Blaine Chaney v. Ronald Grigg, No. 14-4638 (3d Cir. 2015)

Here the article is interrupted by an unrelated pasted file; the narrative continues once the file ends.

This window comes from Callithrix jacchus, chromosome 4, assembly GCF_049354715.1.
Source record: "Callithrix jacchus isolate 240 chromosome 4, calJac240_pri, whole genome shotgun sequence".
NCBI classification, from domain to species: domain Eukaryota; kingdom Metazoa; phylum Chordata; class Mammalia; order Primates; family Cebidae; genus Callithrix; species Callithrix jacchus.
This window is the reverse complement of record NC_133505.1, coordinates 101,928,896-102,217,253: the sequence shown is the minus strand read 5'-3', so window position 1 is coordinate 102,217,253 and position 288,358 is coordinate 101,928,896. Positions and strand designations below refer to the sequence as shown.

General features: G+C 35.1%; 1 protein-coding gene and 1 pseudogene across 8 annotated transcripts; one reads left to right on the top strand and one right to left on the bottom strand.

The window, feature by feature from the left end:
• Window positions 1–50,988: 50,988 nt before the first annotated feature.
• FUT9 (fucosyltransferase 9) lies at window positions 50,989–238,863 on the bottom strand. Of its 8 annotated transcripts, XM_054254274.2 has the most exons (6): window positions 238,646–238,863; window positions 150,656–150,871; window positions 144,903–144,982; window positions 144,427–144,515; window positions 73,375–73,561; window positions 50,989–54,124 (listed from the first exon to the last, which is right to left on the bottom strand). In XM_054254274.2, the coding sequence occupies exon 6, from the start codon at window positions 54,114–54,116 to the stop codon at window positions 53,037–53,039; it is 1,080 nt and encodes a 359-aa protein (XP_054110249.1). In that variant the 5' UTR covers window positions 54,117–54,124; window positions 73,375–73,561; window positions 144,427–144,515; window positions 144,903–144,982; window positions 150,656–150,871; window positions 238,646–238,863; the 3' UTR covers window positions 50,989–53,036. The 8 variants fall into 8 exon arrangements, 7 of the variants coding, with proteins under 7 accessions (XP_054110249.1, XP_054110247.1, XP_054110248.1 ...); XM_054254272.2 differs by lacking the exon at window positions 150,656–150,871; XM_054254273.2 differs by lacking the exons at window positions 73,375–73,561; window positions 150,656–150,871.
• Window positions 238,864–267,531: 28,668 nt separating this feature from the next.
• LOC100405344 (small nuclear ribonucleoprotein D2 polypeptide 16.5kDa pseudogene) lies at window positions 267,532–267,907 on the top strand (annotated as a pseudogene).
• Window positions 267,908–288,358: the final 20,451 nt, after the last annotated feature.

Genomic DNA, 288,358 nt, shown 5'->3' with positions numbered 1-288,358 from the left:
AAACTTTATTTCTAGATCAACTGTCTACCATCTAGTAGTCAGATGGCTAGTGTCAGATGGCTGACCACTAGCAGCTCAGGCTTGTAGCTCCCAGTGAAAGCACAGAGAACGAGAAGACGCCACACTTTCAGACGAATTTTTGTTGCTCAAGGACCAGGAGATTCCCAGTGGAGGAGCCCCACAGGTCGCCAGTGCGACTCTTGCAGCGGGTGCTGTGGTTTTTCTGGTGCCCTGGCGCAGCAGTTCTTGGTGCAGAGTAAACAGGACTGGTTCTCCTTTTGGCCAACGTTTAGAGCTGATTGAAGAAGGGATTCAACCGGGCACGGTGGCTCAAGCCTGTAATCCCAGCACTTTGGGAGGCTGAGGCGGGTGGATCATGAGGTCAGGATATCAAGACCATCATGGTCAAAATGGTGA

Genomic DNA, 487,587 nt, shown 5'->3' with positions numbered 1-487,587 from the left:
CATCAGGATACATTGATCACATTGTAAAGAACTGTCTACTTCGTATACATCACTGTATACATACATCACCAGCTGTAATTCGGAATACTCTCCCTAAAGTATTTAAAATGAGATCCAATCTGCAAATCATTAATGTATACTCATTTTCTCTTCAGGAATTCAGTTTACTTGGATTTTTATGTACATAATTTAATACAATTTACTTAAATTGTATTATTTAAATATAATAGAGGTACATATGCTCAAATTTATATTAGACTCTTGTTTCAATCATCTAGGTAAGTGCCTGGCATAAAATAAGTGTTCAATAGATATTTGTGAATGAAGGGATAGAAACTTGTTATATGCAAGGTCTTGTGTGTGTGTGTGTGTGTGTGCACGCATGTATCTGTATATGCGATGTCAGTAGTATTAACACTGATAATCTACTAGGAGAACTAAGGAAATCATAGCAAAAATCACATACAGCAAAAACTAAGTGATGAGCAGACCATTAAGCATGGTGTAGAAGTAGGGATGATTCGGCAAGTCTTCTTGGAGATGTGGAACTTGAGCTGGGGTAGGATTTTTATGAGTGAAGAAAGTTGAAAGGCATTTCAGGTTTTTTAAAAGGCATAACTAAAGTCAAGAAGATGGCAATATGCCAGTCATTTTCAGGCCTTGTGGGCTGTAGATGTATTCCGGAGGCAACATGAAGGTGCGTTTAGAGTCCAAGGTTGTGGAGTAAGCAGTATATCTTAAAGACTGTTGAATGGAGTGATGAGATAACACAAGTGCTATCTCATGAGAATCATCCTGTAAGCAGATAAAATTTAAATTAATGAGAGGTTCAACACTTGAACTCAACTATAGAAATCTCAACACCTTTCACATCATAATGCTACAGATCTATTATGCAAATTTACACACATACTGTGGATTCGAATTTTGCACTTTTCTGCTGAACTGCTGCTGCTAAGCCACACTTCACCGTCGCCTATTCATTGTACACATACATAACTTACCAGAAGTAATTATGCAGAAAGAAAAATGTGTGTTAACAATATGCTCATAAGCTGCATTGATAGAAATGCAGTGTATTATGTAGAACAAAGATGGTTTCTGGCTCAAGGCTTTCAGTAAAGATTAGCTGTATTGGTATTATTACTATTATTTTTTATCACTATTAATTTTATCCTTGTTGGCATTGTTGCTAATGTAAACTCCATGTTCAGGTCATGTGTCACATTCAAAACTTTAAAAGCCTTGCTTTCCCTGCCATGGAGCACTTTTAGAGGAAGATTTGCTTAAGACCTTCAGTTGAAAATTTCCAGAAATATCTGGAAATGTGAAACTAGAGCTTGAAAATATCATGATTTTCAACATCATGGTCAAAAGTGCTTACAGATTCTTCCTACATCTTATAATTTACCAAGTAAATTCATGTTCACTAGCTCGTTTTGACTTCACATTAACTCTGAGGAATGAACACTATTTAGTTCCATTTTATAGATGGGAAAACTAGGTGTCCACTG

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NOT PRECEDENTIAL UNITED STATES COURT OF APPEALS FOR THE THIRD CIRCUIT ____________ No. 14-4638 ____________ In re: Ronald W. Grigg, Debtor BLAINE JOHN CHANEY v. RONALD W. GRIGG, Appellant ____________ On Appeal from United States District Court for the Western District of Pennsylvania (W.D. Pa. No. 3-13-cv-00292) District Judge: Honorable Kim R. Gibson ____________ Submitted Pursuant to Third Circuit LAR 34.1(a) September 15, 2015 Before: FISHER, CHAGARES and JORDAN, Circuit Judges. (Filed: October 6, 2015) ____________ OPINION* ____________ * This disposition is not an opinion of the full Court and pursuant to I.O.P. 5.7 does not constitute binding precedent. FISHER, Circuit Judge. Ronald Grigg, a Chapter 7 debtor, appeals the District Court’s affirmance of orders of the Bankruptcy Court that resulted in over three million dollars of debt being declared nondischargeable pursuant to 11 U.S.C. § 523(a)(4). Blaine Chaney is the creditor who holds this nondischargeable debt, which originated in a California statecourt judgment and ancillary obligations of attorneys’ fees, costs, and sanctions. We will affirm. I. We write principally for the parties, who are familiar with the factual context and legal history of this case. Therefore, we will set forth only those facts that are necessary to our analysis. Ronald Grigg (“Grigg”), a lawyer, represented Blaine Chaney (“Chaney”) in matters related to Chaney’s marital dissolution settlement. Grigg and Chaney entered into a contingency fee agreement and an hourly fee agreement, both of which contained arbitration clauses. Thereafter, Chaney and his former wife entered into a marital settlement agreement, and Chaney began receiving funds pursuant to that agreement in January 2006. Grigg paid himself approximately $2.2 million in fees from his client trust account. Later in 2006, Chaney filed suit against Grigg and his employee, Mary Whitman (“Whitman”), in the Los Angeles Superior Court, with Judge Aurelio Munoz presiding. Chaney’s complaint in that action alleged various causes of action, but the essence of the 2 lawsuit was a dispute over the fees that Grigg had taken in connection with his representation of Chaney in the divorce matter. In late 2006, Grigg brought a motion to compel arbitration and to stay litigation, which Judge Munoz granted. The case went to arbitration. In November 2008, the arbitrator issued a final arbitration award for $2,389,969.31 in favor of Chaney. Thereafter, Chaney filed a petition in the Los Angeles County Superior Court, Judge Michael Stern presiding, to confirm the arbitration award, and Grigg and Whitman filed a petition to vacate it. In March 2010, Judge Stern denied the motion of Grigg and Whitman, granted Chaney’s motion to confirm the arbitration award, and ordered that Chaney recover from Grigg a sum of $3,030,085.45. In June 2010, Judge Stern granted Chaney’s motion for a permanent injunction to aid enforcement of the judgment.1 Grigg appealed the judgment and the permanent injunction to the California Court of Appeal, which affirmed the judgment and awarded Chaney costs on appeal. Grigg did 1 In part, the injunction required Grigg to turn over funds derived from Chaney and to provide an accounting to Chaney of all assets acquired by Grigg from Grigg’s client trust account and the location of the funds. Grigg failed to comply, and, on September 16, 2011, he was found to be guilty of contempt of court. Grigg waived sentencing until December 7, 2011, which was then continued until January 9, 2012. Grigg was sentenced to three days in jail and fined $1000. 3 not appeal the Court of Appeal decision to the California Supreme Court, and the order became final on November 17, 2011.2 Grigg filed a voluntary Chapter 7 bankruptcy petition on December 5, 2011, in the Bankruptcy Court of the Western District of Pennsylvania. Chaney commenced an adversary proceeding in the bankruptcy court by filing a complaint to determine the dischargeability of debt in April 2012. Chaney’s complaint asserted that the debt Grigg owed him should be nondischargeable on the basis of breach of fiduciary duty, defalcation, and fraud, pursuant to 11 U.S.C. § 523(a)(4). The Bankruptcy Court found in Chaney’s favor and held that the debt Grigg owed Chaney was nondischargeable. The Bankruptcy Court concluded that 11 U.S.C. § 523(a)(4) applied for the following reasons: Grigg owed Chaney a fiduciary duty as his lawyer; Grigg violated that duty; and Chaney suffered resulting economic loss. In reaching its conclusion that Grigg violated his fiduciary duty, the Bankruptcy Court concluded that, at the least, Grigg consciously disregarded “a substantial and unjustifiable risk” that his conduct would turn out to violate a fiduciary duty.3 Grigg was, as the Bankruptcy Court explained, on notice by September 18, 2006 (the date of Chaney’s state 2 See Cal. Rules of Court, Rule 8.264(b)(1) (“[A] Court of Appeal decision in a civil appeal, including an order dismissing an appeal involuntarily, is final in that court 30 days after filing.”). 3 See Bullock v. BankChampaign, N.A., 133 S. Ct. 1754, 1759 (2013) (“Where actual knowledge of wrongdoing is lacking, we consider conduct as equivalent if the fiduciary consciously disregards (or is willfully blind to) a substantial and unjustifiable risk that his conduct will turn out to violate a fiduciary duty.” (internal quotation marks omitted)). 4 court complaint), that his legal fees were being disputed. Rather than returning the fees to the client trust account (as he was obligated to under California law), Grigg continued to spend the disputed funds. Accordingly, the Bankruptcy Court found that Grigg had the state of mind required by Bullock and that therefore the debt owed Chaney fell within the exception set forth in 11 U.S.C. § 523(a)(4). The Bankruptcy Court also ruled in Chaney’s favor on Grigg’s counterclaims. Grigg appealed the Bankruptcy Court’s order on the summary judgment motions.4 The District Court affirmed the Bankruptcy Court’s order, and Grigg appealed to this Court. II. The Bankruptcy Court had jurisdiction over this matter pursuant to a Chapter 7 bankruptcy filed on December 5, 2011. The District Court had jurisdiction over the appeal from that decision under 28 U.S.C. § 158(a). We have jurisdiction pursuant to 28 U.S.C. § 158(d). In reviewing the orders of the Bankruptcy Court, we review factual findings for clear error and exercise plenary review over questions of law.5 “In that sense, our review duplicates that of the district court and we view the bankruptcy court decision unfettered by the district court’s determination.”6 4 Grigg also submitted to the District Court a motion to withdraw the bankruptcy reference, which was denied. 5 In re Graves, 33 F.3d 242, 246 (3d Cir. 1994). 6 Id. (quoting In re Brown, 951 F.2d 564, 567 (3d Cir. 1991)). 5 III. A debt may not be discharged in bankruptcy if the debtor committed “fraud or defalcation while acting in a fiduciary capacity, embezzlement, or larceny.”7 Defalcation may be shown in cases where the fiduciary engages in reckless conduct or “consciously disregards . . . a substantial or unjustifiable risk that his conduct will turn out to violate a fiduciary duty.”8 Furthermore, “[t]hat risk must be of such a nature and degree that, considering the nature and purpose of the actor’s conduct and the circumstances known to him, its disregard involves a gross deviation from the standard of conduct that a lawabiding person would observe in the actor’s situation.”9 The Bankruptcy Court found that the undisputed facts in this case permitted such a determination. The factual findings underlying that determination were not clearly erroneous, and the determination itself is sound. Chaney filed suit on September 18, 2006, disputing Grigg’s fees and ultimately won that lawsuit. At arbitration, the arbitrator found that Grigg had billed Chaney “an extravagant sum supported by dubious hours” and that the contingent fee was “so exorbitant and wholly disproportionate to the services performed as to shock the conscience . . . .”10 The Bankruptcy Court noted that Rule 4100 of the Rules of Professional Conduct for the State of California provides that, when the right to funds in a client trust account is disputed, “the disputed portion shall not be 7 11 U.S.C. § 523(a)(4). Bullock, 133 S. Ct. at 1759 (internal quotation marks omitted). 9 Id. at 1760 (internal quotation marks omitted). 10 Appellee’s App. 35–36. 6 8 withdrawn until the dispute is finally resolved.”11 Grigg, knowing that the fees were in dispute, continued to spend them. In fact, he spent $427,767 of the funds in dispute defending the lawsuit Chaney had filed against him to recover those very funds. Grigg also failed to comply with Judge Stern’s order that he produce an accounting, which the Bankruptcy Court interpreted as conduct showing Grigg’s knowing willfulness under § 523(a)(4). The Bankruptcy Court provided a detailed analysis, which we need not further expound here, and concluded (correctly) that Grigg acted in violation of his fiduciary capacity with the state of mind required by Bullock. Accordingly, Grigg’s debt to Chaney is nondischargeable pursuant to 11 U.S.C. § 523(a)(4). The Bankruptcy Court also found that ancillary obligations—court-ordered attorneys’ fees and costs awarded in conjunction with the contempt proceeding, as well as sanctions and costs against Grigg—were nondischargeable because they were incurred in connection with a nondischargeable debt, the judgment.12 We agree with the Bankruptcy Court’s reasoning: but for Grigg’s conduct, Chaney would not have incurred attorneys’ fees, and the sanctions and costs would not have been imposed. The ancillary obligations are therefore, as the Bankruptcy Court explained, nondischargeable. 11 Id. at 89 (quoting Cal. Rules of Prof’l Conduct, rule 4-100(A)(2)). See, e.g., Matter of Gober, 100 F.3d 1195, 1208 (5th Cir. 1996) (holding that “the status of ancillary obligations such as attorney’s fees and interest depends on that of the primary debt”); Klingman v. Levinson, 831 F.2d 1292, 1296–97 (7th Cir. 1987). 12 7 The Bankruptcy Court also properly granted summary judgment to Chaney on Grigg’s counterclaims. Grigg’s counterclaims sought, among other things, to have the Bankruptcy Court vacate unspecified prior orders of the California courts, but the Bankruptcy Court explained that it was prohibited from doing so by the Rooker-Feldman doctrine.13 “Rooker and Feldman established the principle that federal district courts lack jurisdiction over suits that are essentially appeals from state-court judgments . . . .”14 We have explained that, for the Rooker-Feldman doctrine to apply, four requirements must be met: “(1) the federal plaintiff lost in state court; (2) the plaintiff ‘complains of injuries caused by the state-court judgments’; (3) those judgments were rendered before the federal suit was filed; and (4) the plaintiff is inviting the district court to review and reject the state judgments.”15 The Bankruptcy Court appropriately found that all four elements had been met in this case. In particular, Grigg’s argument that prong three was not met is unpersuasive because the California Court of Appeal’s order became final on November 17, 2011, before Grigg’s bankruptcy was filed. Grigg also alleged that the contempt judgment entered on January 12, 2012, violated the automatic stay provision of 11 U.S.C. § 362. The basis of this argument is 13 The doctrine takes its name from two cases: Rooker v. Fid. Trust Co., 263 U.S. 413 (1923), and District of Columbia Court of Appeals v. Feldman, 460 U.S. 462 (1983). 14 Great W. Mining & Mineral Co. v. Fox Rothschild LLP, 615 F.3d 159, 165 (3d Cir. 2010). 15 Id. at 166 (quoting Exxon Mobil Corp. v. Saudi Basic Indus. Corp., 544 U.S. 280, 284 (2005)) (alterations omitted). 8 that Grigg’s sentencing for contempt was scheduled for December 7, 2011, and Grigg filed for bankruptcy two days earlier on December 5, 2011. Judge Ongkeko of the Superior Court for the State of California made clear, however, that he was sentencing Grigg with punitive sanctions to uphold the dignity of the court and not as an effort to enforce the collection of a judgment. In any case, the Bankruptcy Court determined that this counterclaim was barred by the principles of res judicata and collateral estoppel because the issue of the alleged stay violation was raised in the contempt proceeding and a final decision was rendered. Finally, Grigg alleged that additional fees should have been turned over to him pursuant to 11 U.S.C. § 542. The Bankruptcy Court noted that the Final Arbitration Award determined that no further fees were to be awarded to Grigg, and held that this matter too was precluded by collateral estoppel and res judicata. The Bankruptcy Court further explained that, had the claim not been so barred, Grigg would nevertheless have lacked standing to pursue a turnover of estate property pursuant to 11 U.S.C. § 542.16 IV. We will affirm the District Court’s order entered on November 10, 2014, which affirmed the orders of the Bankruptcy Court. 16 Grigg has articulated a number of other arguments on appeal that tend to obscure rather than clarify the actual issues in this case. We have considered these contentions but need not address them here. The Bankruptcy Court’s orders were correctly decided, as was the District Court’s order affirming them. 9